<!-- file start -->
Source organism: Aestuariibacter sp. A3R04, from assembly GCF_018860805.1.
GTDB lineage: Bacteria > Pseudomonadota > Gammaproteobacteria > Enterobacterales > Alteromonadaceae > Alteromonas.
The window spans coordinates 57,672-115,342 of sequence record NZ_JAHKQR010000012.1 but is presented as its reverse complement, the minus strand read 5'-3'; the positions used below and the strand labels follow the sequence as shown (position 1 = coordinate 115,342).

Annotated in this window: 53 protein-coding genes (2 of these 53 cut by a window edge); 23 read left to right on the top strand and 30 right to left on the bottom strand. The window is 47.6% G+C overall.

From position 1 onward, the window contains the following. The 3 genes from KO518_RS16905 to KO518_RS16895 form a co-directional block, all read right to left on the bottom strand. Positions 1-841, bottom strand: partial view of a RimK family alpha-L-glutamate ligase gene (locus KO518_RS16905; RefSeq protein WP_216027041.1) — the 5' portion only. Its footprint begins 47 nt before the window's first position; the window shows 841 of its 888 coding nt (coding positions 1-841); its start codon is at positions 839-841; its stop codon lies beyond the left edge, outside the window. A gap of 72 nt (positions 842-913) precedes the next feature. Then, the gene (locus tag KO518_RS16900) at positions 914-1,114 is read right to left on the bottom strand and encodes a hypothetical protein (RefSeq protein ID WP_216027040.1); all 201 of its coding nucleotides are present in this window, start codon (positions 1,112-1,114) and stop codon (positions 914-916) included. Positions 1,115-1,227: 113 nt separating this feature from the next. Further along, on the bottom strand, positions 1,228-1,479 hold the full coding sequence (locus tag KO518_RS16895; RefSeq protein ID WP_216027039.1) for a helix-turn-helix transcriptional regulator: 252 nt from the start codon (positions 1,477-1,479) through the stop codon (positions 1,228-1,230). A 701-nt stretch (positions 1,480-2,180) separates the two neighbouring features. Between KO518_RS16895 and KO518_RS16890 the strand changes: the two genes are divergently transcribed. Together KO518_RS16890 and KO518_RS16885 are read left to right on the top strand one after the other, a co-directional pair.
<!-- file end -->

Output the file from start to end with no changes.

Source organism: Aestuariibacter sp. A3R04, from assembly GCF_018860805.1.
GTDB lineage: Bacteria > Pseudomonadota > Gammaproteobacteria > Enterobacterales > Alteromonadaceae > Alteromonas.
The window spans coordinates 57,672-115,342 of sequence record NZ_JAHKQR010000012.1 but is presented as its reverse complement, the minus strand read 5'-3'; the positions used below and the strand labels follow the sequence as shown (position 1 = coordinate 115,342).

Annotated in this window: 53 protein-coding genes (2 of these 53 cut by a window edge); 23 read left to right on the top strand and 30 right to left on the bottom strand. The window is 47.6% G+C overall.

From position 1 onward, the window contains the following. The 3 genes from KO518_RS16905 to KO518_RS16895 form a co-directional block, all read right to left on the bottom strand. Positions 1-841, bottom strand: partial view of a RimK family alpha-L-glutamate ligase gene (locus KO518_RS16905; RefSeq protein WP_216027041.1) — the 5' portion only. Its footprint begins 47 nt before the window's first position; the window shows 841 of its 888 coding nt (coding positions 1-841); its start codon is at positions 839-841; its stop codon lies beyond the left edge, outside the window. A gap of 72 nt (positions 842-913) precedes the next feature. Then, the gene (locus tag KO518_RS16900) at positions 914-1,114 is read right to left on the bottom strand and encodes a hypothetical protein (RefSeq protein ID WP_216027040.1); all 201 of its coding nucleotides are present in this window, start codon (positions 1,112-1,114) and stop codon (positions 914-916) included. Positions 1,115-1,227: 113 nt separating this feature from the next. Further along, on the bottom strand, positions 1,228-1,479 hold the full coding sequence (locus tag KO518_RS16895; RefSeq protein ID WP_216027039.1) for a helix-turn-helix transcriptional regulator: 252 nt from the start codon (positions 1,477-1,479) through the stop codon (positions 1,228-1,230). A 701-nt stretch (positions 1,480-2,180) separates the two neighbouring features. Between KO518_RS16895 and KO518_RS16890 the strand changes: the two genes are divergently transcribed. Together KO518_RS16890 and KO518_RS16885 are read left to right on the top strand one after the other, a co-directional pair.